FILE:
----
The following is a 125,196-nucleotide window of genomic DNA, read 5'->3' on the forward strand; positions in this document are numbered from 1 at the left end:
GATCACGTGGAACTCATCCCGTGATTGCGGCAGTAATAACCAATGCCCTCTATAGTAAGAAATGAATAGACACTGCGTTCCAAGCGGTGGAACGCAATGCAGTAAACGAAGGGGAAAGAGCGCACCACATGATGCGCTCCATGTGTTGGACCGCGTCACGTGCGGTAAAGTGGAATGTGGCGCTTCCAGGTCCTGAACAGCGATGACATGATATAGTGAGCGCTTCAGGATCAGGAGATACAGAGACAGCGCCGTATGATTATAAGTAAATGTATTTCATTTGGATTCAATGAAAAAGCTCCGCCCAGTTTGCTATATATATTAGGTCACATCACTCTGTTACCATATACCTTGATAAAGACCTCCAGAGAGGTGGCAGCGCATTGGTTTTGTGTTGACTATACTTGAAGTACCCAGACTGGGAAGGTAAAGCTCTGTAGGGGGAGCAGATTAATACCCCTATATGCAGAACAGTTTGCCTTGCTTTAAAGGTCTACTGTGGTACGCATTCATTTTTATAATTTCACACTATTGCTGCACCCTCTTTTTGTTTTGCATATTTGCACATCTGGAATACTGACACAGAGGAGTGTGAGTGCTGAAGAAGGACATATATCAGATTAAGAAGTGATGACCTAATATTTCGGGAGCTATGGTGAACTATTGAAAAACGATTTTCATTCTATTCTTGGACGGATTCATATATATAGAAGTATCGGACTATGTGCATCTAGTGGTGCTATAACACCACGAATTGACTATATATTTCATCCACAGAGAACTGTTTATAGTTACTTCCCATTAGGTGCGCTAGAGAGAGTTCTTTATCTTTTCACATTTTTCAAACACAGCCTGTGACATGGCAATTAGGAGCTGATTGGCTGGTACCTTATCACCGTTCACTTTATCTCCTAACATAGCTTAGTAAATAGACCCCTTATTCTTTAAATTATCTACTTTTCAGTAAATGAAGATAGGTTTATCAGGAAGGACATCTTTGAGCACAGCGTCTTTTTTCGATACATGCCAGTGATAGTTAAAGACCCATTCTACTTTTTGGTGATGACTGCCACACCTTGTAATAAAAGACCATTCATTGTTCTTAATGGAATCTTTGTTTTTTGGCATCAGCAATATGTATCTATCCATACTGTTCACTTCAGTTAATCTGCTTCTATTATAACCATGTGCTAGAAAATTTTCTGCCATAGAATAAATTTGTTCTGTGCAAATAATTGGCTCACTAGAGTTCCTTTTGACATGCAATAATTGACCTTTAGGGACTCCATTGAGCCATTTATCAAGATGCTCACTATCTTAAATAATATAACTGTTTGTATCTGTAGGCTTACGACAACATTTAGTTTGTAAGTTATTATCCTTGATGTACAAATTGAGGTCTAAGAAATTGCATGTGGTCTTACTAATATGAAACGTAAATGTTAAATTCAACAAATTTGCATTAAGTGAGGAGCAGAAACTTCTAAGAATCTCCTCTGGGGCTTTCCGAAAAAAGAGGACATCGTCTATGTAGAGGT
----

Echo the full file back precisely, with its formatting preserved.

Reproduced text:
The following is a 125,196-nucleotide window of genomic DNA, read 5'->3' on the forward strand; positions in this document are numbered from 1 at the left end:
GATCACGTGGAACTCATCCCGTGATTGCGGCAGTAATAACCAATGCCCTCTATAGTAAGAAATGAATAGACACTGCGTTCCAAGCGGTGGAACGCAATGCAGTAAACGAAGGGGAAAGAGCGCACCACATGATGCGCTCCATGTGTTGGACCGCGTCACGTGCGGTAAAGTGGAATGTGGCGCTTCCAGGTCCTGAACAGCGATGACATGATATAGTGAGCGCTTCAGGATCAGGAGATACAGAGACAGCGCCGTATGATTATAAGTAAATGTATTTCATTTGGATTCAATGAAAAAGCTCCGCCCAGTTTGCTATATATATTAGGTCACATCACTCTGTTACCATATACCTTGATAAAGACCTCCAGAGAGGTGGCAGCGCATTGGTTTTGTGTTGACTATACTTGAAGTACCCAGACTGGGAAGGTAAAGCTCTGTAGGGGGAGCAGATTAATACCCCTATATGCAGAACAGTTTGCCTTGCTTTAAAGGTCTACTGTGGTACGCATTCATTTTTATAATTTCACACTATTGCTGCACCCTCTTTTTGTTTTGCATATTTGCACATCTGGAATACTGACACAGAGGAGTGTGAGTGCTGAAGAAGGACATATATCAGATTAAGAAGTGATGACCTAATATTTCGGGAGCTATGGTGAACTATTGAAAAACGATTTTCATTCTATTCTTGGACGGATTCATATATATAGAAGTATCGGACTATGTGCATCTAGTGGTGCTATAACACCACGAATTGACTATATATTTCATCCACAGAGAACTGTTTATAGTTACTTCCCATTAGGTGCGCTAGAGAGAGTTCTTTATCTTTTCACATTTTTCAAACACAGCCTGTGACATGGCAATTAGGAGCTGATTGGCTGGTACCTTATCACCGTTCACTTTATCTCCTAACATAGCTTAGTAAATAGACCCCTTATTCTTTAAATTATCTACTTTTCAGTAAATGAAGATAGGTTTATCAGGAAGGACATCTTTGAGCACAGCGTCTTTTTTCGATACATGCCAGTGATAGTTAAAGACCCATTCTACTTTTTGGTGATGACTGCCACACCTTGTAATAAAAGACCATTCATTGTTCTTAATGGAATCTTTGTTTTTTGGCATCAGCAATATGTATCTATCCATACTGTTCACTTCAGTTAATCTGCTTCTATTATAACCATGTGCTAGAAAATTTTCTGCCATAGAATAAATTTGTTCTGTGCAAATAATTGGCTCACTAGAGTTCCTTTTGACATGCAATAATTGACCTTTAGGGACTCCATTGAGCCATTTATCAAGATGCTCACTATCTTAAATAATATAACTGTTTGTATCTGTAGGCTTACGACAACATTTAGTTTGTAAGTTATTATCCTTGATGTACAAATTGAGGTCTAAGAAATTGCATGTGGTCTTACTAATATGAAACGTAAATGTTAAATTCAACAAATTTGCATTAAGTGAGGAGCAGAAACTTCTAAGAATCTCCTCTGGGGCTTTCCGAAAAAAGAGGACATCGTCTATGTAGAGGT